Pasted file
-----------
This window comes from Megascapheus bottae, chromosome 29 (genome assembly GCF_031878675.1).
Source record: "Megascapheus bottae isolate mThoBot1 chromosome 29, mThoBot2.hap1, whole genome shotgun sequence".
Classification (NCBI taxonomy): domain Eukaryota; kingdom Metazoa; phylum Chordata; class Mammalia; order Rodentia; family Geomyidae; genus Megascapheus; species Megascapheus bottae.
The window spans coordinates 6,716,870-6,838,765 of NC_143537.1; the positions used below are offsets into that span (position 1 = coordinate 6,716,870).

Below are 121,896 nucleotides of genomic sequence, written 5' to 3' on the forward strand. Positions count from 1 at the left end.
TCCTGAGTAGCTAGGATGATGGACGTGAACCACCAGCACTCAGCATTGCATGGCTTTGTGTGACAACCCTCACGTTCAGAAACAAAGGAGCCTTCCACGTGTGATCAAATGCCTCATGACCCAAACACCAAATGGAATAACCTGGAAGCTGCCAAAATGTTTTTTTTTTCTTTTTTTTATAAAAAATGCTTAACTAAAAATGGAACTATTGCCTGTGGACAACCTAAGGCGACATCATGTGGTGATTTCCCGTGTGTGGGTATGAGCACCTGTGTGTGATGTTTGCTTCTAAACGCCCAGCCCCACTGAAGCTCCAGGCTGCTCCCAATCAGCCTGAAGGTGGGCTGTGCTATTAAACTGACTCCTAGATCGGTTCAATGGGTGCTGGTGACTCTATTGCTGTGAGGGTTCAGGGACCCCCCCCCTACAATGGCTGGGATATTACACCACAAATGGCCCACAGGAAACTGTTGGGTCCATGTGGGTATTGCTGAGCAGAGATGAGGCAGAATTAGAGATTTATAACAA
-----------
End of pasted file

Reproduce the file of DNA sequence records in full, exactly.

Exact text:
This window comes from Megascapheus bottae, chromosome 29 (genome assembly GCF_031878675.1).
Source record: "Megascapheus bottae isolate mThoBot1 chromosome 29, mThoBot2.hap1, whole genome shotgun sequence".
Classification (NCBI taxonomy): domain Eukaryota; kingdom Metazoa; phylum Chordata; class Mammalia; order Rodentia; family Geomyidae; genus Megascapheus; species Megascapheus bottae.
The window spans coordinates 6,716,870-6,838,765 of NC_143537.1; the positions used below are offsets into that span (position 1 = coordinate 6,716,870).

Below are 121,896 nucleotides of genomic sequence, written 5' to 3' on the forward strand. Positions count from 1 at the left end.
TCCTGAGTAGCTAGGATGATGGACGTGAACCACCAGCACTCAGCATTGCATGGCTTTGTGTGACAACCCTCACGTTCAGAAACAAAGGAGCCTTCCACGTGTGATCAAATGCCTCATGACCCAAACACCAAATGGAATAACCTGGAAGCTGCCAAAATGTTTTTTTTTTCTTTTTTTTATAAAAAATGCTTAACTAAAAATGGAACTATTGCCTGTGGACAACCTAAGGCGACATCATGTGGTGATTTCCCGTGTGTGGGTATGAGCACCTGTGTGTGATGTTTGCTTCTAAACGCCCAGCCCCACTGAAGCTCCAGGCTGCTCCCAATCAGCCTGAAGGTGGGCTGTGCTATTAAACTGACTCCTAGATCGGTTCAATGGGTGCTGGTGACTCTATTGCTGTGAGGGTTCAGGGACCCCCCCCCTACAATGGCTGGGATATTACACCACAAATGGCCCACAGGAAACTGTTGGGTCCATGTGGGTATTGCTGAGCAGAGATGAGGCAGAATTAGAGATTTATAACAA